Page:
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Entertainment

  • Sangre de Cristo Chorale kicks off 35th season

    The Sangre de Cristo Chorale is celebrating its 35th anniversary and capping the season with its Spring 2013 Concert, titled “Celebrating Our Past, Present and Future,” 5 p.m., Saturday, May 11 at Bethlehem Evangelical Lutheran Church, 2390 North Road.
    Led by new artistic director Maxine Thévenot in celebrating this milestone, the chorale will perform Antonio Vivaldi’s “Gloria,” with orchestra and soloists. Several additional pieces, including a choral drama and a new commissioned work, will add to a concert program distinguished by musical creativity and variety.
    Graduating seniors who are winners of the chorale’s Hastings Smith Memorial Vocal Scholarship will be announced. Edmund Connolly, Sangre de Cristo Chorale’s accompanist who joined the group this season, will also play for the performance. Joining the 45-member chorale for its anniversary performance are current and returning high school apprentices and alumni chorale members.
    Tickets are available in advance or at the door, $20 for adults, $10 for high school and college students, free, 18 and under when accompanied by adults.
    To order tickets, call 988-1234 or visit
    ticketssantafe.org.
    The performance will be repeated in Santa Fe, 3 p.m. Sunday, May 12 at First Presbyterian Church, 208 Grant Ave. 

  • This Week on PAC-8, May 3-9

    Views expressed on programs shown on PAC8 do not necessarily reflect the views of the manager, staff, or board.

    Friday, May 3, 2013
    06:00 AM Democracy Now! – Live
    10:00 AM Democracy Now!
    11:00 AM County Council Replay (4-30-13)
    01:00 PM The Power of NO/W
    03:00 PM Future Talk
    03:30 PM European Journal
    04:00PM Al Jazeera DC Bureau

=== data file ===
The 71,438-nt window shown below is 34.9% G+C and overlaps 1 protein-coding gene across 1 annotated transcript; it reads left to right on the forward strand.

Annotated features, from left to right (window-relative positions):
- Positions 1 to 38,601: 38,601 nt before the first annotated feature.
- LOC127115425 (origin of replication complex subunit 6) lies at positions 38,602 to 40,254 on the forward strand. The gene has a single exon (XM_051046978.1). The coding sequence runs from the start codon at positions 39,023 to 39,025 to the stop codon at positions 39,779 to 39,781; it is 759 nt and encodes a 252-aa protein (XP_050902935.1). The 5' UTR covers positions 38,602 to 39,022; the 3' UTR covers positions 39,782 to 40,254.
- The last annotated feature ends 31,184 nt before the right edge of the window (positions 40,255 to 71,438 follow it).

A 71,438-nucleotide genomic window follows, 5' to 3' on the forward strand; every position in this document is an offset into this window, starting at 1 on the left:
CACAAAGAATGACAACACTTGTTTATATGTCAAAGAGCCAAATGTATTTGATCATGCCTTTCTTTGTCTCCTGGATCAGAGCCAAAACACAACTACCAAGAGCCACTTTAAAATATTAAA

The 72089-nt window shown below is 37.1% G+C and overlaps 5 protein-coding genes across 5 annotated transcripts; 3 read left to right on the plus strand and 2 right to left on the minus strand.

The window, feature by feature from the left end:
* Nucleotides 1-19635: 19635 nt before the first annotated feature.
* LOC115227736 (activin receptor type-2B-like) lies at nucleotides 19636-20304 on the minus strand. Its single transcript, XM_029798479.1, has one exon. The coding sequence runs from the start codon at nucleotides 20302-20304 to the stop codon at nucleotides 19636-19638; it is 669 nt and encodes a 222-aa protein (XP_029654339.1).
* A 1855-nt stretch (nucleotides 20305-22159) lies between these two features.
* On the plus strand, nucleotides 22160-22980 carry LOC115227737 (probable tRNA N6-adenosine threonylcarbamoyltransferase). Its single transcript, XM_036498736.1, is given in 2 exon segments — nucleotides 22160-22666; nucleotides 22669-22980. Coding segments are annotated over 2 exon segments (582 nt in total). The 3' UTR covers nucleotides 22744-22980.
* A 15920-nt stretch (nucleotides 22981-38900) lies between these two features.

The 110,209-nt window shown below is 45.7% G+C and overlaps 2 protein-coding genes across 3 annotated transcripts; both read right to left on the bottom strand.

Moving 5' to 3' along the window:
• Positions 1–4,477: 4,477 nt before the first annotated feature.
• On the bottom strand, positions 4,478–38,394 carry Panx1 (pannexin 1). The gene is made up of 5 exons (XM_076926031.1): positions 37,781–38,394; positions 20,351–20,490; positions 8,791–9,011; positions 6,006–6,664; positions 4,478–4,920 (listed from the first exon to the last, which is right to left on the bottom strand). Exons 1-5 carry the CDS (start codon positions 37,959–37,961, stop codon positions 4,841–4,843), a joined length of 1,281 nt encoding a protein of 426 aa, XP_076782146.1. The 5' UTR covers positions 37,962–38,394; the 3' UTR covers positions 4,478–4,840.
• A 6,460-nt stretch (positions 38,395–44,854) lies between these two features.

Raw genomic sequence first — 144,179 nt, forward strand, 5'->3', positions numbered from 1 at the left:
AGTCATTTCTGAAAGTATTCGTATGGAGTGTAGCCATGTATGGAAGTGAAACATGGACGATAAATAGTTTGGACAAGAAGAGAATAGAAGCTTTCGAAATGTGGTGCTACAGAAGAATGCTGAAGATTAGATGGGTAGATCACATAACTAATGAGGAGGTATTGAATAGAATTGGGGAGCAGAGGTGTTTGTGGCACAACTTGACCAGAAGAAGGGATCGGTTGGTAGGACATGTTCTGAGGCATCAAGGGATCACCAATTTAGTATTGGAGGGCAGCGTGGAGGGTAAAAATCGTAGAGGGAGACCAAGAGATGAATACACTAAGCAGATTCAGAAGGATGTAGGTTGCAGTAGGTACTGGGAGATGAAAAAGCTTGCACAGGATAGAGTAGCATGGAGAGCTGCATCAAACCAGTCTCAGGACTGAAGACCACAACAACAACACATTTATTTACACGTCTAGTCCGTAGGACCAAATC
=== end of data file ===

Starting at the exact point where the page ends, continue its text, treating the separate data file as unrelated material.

05:00 PM Jack Aeby talks about his work at the Los Alamos Historical Museum
    06:00 PM Democracy Now!
    07:00 PM Los Alamos Historical Society - “Bandelier Trails: Before and After”
    08:00 PM Clear Heart, Clear Mind
    09:00 PM Bongo Boy Rock and Roll
    10:00 PM FSTV

    Saturday, May 4, 2013
    FSTV

    Sunday, May 5, 2013
    06:00 AM FSTV
    05:30 PM Key to the Kingdom
    06:00 PM Drawing Men to Christ
    07:00 PM United Church
    08:00 PM That Which Is
    09:00 PM Trinity on the Hill
    12:00 PM Free Speech TV

  • S.F. Opera plans six productions for 2014

    SANTA FE (AP) — The Santa Fe Opera in northern New Mexico will feature six operas during its 2014 summer season, starting with a performance of Bizet’s “Carmen.”
    Opera General Director Charles MacKay announced next season’s productions and casts on Wednesday.
    The company will for the first time perform Beethoven’s “Fidelio,” Mozart’s “The Impresario” and “Dr. Sun Yat-Sen” by Huang Ruo, a Chinese-born composer whose opera is making its American premiere.
    There also will be new productions of Donizetti’s “Don Pasquale,” which was performed by the Santa Fe Opera in 1983, and Stravinsky’s “Le Rossignol,” which was last done in 1973. The work by Stravinsky will be part of a double bill with Mozart’s comic opera.
    The opera’s current season opens June 28 with Offenbach’s “The Grand Duchess of Gerolstein.”

  • Concert pays tribute to Cowans

     The Los Alamos Concert Association presents the Borromeo String Quartet in a concert dedicated to the memory of George and Helen “Satch” Cowan, local patrons of the arts whose service to the community of Northern New Mexico will long be remembered.
    “Satch” passed away in 2011 and George died last year.
    Beginning with George’s service on LACA’s Board of Directors in the early 1950s, he and his wife supported the association’s efforts to bring great music to Los Alamos for more than 60 years. LACA’s unique program offering free tickets to young people, master classes with its artists and other youth outreach events will continue into the future thanks to the Cowan’s generosity.
    Since their debut in 1989, the Borromeo String Quartet have become one of the most sought after strings quartets in the world, performing over 100 concerts of classical and contemporary music across three continents every season.
    Audiences and critics alike champion their ability to bring back the contemporary fire to often heard works from the classic repertoire while making even the most challenging new music approachable.
    As one of today’s most adventurous quartets, they continue to push musical, intellectual, and technical boundaries to a level achieved by only a very few.

  • Classical combinations

    The Los Alamos Choral Society and the Los Alamos Community Winds will join the Los Alamos High School Choirs to perform Beethoven’s 9th Symphony, 4 p.m. Saturday at the Duane Smith Auditorium. During Tuesday’s rehearsal the performers practiced the 4th movement of the symphony, conducted by Ted Vives.
     

  • LASO concert promises balance